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Divorce Money Business

What is Nominal Spouse Maintenance and do I need to worry?

1st June 2023 by Kenneth Clarke

Categories: What's New?

During mediation, couples often prefer a “clean break” in their financial settlement, meaning they are free of any further financial obligations to each other except for child maintenance.

However, a clause may be included in the Memorandum of Understanding (or MOU, the document that summarises the outcome of the mediation and the proposals for settlement) that allows for a nominal spousal maintenance order of 5p or £1 per year if there are young children involved.

This is a safety net for the receiving party if there is a significant and unforeseen change in their financial circumstances down the line. By having a nominal maintenance order, the door would be kept open should the receiving party wish to apply to the Court in future (so long as it is during the term of their nominal maintenance order) for their maintenance payments to be increased to a substantive amount.

Understandably, this can worry the paying party who fears this small amount might turn into something substantial in the future. However, a recent case puts this into a clear perspective.


The wife applied to increase a nominal spousal maintenance order to a substantive one for a short term during a period of unemployment caused by the Covid 19 pandemic. She had lost her £65,000 a year job as a pilot. The husband’s business as sole car trader had also suffered during the pandemic, and he was stretched financially.

Could the financial consequences of lockdown be treated as a change of circumstances justifying the making of a substantive order?

The answer was NO.

There must be a causal link between the choices made during the marriage which have continued to affect the parties needs and how those needs are met. Former spouses are not to be the insurers of subsequent life choices made by the other spouse. The wife’s unemployment had no connection to the marriage.

English family law no longer holds that one spouse is responsible for the other in cases of unforeseeable events. A nominal order was not to be treated as an emergency button that can be called upon in hard times, even in unexpected and exceptional hard times such as Covid 19.

The above scenario demonstrates a nominal order does not give someone an automatic right to adjust the maintenance and the circumstances need to be right to warrant a change to a substantive maintenance order

If you have any other queries regarding spousal maintenance or if you going through a separation  and would like to explore mediation as a route to resolving the dispute, then please contact Gemma Burden on or Kenneth Clarke on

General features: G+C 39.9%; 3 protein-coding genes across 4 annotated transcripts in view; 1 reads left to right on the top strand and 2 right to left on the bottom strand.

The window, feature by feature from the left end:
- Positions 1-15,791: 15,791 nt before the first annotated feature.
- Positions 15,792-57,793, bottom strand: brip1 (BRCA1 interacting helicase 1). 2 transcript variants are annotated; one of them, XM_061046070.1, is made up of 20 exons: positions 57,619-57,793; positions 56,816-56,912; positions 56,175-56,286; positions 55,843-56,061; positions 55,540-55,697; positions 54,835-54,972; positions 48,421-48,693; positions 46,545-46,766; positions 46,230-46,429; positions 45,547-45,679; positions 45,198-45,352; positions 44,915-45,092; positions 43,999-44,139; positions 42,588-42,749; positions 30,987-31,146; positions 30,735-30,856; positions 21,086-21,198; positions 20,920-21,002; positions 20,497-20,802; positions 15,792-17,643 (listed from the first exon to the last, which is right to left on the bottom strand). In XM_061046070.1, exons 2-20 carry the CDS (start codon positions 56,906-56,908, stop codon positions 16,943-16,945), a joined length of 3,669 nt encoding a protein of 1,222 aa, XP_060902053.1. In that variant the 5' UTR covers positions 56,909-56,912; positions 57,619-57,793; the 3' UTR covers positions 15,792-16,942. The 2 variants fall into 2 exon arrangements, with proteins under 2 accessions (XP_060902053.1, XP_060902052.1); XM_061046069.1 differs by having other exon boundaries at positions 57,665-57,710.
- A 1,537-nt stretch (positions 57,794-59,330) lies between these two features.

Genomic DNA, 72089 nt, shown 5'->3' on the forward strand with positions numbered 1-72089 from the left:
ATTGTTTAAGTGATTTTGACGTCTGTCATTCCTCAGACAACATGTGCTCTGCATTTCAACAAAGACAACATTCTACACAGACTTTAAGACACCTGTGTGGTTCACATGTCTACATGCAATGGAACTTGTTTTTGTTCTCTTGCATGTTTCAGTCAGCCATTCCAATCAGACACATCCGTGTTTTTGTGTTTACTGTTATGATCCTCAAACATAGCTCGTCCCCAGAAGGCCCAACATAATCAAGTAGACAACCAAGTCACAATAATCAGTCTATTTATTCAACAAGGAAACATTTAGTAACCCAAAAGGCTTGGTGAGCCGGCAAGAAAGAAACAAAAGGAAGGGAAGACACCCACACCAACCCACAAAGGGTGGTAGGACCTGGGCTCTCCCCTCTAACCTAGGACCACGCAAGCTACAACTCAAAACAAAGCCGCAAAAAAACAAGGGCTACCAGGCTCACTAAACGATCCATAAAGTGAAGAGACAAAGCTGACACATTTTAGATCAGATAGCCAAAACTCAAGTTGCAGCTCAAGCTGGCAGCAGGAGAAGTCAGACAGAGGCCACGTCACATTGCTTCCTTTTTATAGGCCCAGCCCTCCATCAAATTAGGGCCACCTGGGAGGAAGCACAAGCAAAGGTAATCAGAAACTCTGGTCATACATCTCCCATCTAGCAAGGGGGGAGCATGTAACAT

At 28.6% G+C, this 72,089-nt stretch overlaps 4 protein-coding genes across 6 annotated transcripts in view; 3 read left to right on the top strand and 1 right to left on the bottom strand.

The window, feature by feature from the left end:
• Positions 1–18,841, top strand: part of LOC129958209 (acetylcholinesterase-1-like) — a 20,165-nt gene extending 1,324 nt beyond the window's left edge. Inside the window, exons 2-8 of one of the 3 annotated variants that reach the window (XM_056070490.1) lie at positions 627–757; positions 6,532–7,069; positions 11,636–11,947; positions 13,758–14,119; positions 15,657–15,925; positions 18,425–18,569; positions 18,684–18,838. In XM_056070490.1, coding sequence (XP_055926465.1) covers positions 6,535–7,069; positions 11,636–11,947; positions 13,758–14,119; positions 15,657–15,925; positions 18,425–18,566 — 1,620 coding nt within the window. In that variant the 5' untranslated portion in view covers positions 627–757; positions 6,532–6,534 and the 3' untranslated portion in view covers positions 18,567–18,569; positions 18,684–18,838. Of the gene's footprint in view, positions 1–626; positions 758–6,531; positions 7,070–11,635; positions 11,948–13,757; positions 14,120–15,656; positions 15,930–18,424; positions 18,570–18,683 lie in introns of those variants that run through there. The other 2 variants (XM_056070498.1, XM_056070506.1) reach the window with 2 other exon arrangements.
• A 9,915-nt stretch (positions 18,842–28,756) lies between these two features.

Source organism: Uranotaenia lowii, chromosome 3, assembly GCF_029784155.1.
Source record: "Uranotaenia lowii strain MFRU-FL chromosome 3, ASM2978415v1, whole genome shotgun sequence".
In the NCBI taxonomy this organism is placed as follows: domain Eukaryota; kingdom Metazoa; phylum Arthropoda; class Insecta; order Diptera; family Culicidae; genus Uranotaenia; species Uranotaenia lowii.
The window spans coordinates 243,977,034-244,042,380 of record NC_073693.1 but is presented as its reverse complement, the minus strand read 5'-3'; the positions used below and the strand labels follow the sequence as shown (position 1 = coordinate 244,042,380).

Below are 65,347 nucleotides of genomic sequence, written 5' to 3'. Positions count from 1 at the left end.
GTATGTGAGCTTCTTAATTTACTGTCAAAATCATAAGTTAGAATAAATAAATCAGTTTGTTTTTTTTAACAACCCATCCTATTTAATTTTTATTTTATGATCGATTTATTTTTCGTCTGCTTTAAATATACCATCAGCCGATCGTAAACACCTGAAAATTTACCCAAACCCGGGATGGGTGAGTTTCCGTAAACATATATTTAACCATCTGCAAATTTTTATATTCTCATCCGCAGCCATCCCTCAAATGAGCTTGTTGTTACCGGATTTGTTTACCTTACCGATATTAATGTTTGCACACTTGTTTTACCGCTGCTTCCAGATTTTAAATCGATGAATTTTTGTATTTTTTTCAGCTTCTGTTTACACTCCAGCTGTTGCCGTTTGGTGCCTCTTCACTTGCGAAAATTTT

Kenneth Clarke

Senior Associate — Family Mediation

Direct dial: 01202 377993


Kenneth Clarke
  • “Came to Laceys Mediation after my previous solicitor wasn’t living up to expectations. Laceys Mediation was the best decision I ever made, Kenneth Clarke is some awesome mediator, he was so patient and his knowledge was very helpful. Thank you all for your support.”

    Rejoice Aggor-Mensa

  • “I was very happy with the sensitive way the issues around my divorce was handled by Kenneth Clarke. I was also more than satisfied with the way my daughter, Nina, was spoken to and helped her voice to be heard in the decision making process.”

    Brian Charles Hart

  • “What could have potentially been an extremely upsetting and inflammatory scenario, proved to be a surprisingly smooth and conflict free process through Laceys Mediation. With Kenneth’s extensive experience we were able to reach an agreeable outcome without spending our life savings!”

    Julie Morris

  • “Kenneth went that extra mile to explain and reiterate it to other party. outstanding and so very professional.”

    Lee Emm

Kenneth is the elder statesman of our mediation team, with forty years’ experience as a family lawyer, and qualified as a mediator in 1996. Kenneth has been a key member of the Laceys mediation team since 2005, specialising in financial and children cases, with a particular interest and specialisation in high conflict cases.

Kenneth is also qualified to consult with children, a growing part of the mediation process. Always looking to expand the boundaries of mediation practice,  Kenneth brings a degree of gravitas, humour, understanding and empathy when he mediates with clients,  creating a positive environment in which clients work together to resolve their issues quickly and cost-effectively.

Out of office hours, Kenneth’s main passion is writing musical theatre. When he has time Kenneth also enjoys travel, especially cruising.

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